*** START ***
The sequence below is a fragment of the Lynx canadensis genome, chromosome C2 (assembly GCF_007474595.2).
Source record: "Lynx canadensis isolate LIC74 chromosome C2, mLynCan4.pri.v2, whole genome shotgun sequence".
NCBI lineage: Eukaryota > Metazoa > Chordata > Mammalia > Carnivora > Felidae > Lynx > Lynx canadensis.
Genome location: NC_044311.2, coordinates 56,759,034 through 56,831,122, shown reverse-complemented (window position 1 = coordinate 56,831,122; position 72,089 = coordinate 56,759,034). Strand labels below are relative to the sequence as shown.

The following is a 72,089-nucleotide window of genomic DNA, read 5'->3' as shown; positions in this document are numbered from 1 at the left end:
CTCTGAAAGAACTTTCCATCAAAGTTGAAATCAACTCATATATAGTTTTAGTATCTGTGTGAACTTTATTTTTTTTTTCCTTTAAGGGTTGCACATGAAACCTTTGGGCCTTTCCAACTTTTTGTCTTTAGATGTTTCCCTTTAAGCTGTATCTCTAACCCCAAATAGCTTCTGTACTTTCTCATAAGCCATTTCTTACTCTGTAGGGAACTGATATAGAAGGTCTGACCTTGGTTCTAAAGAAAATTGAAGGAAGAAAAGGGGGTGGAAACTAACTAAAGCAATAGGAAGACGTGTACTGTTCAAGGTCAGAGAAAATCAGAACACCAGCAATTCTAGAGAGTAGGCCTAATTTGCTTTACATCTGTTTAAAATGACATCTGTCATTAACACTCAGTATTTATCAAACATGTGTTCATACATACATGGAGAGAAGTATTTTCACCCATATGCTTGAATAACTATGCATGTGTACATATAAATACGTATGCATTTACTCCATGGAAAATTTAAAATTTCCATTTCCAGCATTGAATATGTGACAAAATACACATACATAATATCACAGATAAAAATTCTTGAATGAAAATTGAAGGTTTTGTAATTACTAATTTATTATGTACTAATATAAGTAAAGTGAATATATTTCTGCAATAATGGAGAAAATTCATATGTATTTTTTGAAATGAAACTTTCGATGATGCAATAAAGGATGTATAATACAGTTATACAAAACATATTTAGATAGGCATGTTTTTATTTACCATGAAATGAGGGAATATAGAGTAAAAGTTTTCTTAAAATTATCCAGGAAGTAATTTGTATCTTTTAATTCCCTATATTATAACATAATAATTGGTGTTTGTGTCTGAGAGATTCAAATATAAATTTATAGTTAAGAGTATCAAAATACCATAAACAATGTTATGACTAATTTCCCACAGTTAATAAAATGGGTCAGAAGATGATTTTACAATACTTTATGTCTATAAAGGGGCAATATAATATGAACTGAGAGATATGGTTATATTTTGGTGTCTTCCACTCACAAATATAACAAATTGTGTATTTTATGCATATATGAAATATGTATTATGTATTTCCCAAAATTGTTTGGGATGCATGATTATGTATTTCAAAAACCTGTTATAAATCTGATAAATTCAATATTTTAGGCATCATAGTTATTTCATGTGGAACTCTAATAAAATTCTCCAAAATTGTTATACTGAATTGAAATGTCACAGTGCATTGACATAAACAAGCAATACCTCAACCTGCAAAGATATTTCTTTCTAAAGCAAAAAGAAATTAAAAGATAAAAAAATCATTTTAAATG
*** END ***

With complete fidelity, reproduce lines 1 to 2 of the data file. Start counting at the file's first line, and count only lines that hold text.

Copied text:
The sequence below is a fragment of the Lynx canadensis genome, chromosome C2 (assembly GCF_007474595.2).
Source record: "Lynx canadensis isolate LIC74 chromosome C2, mLynCan4.pri.v2, whole genome shotgun sequence".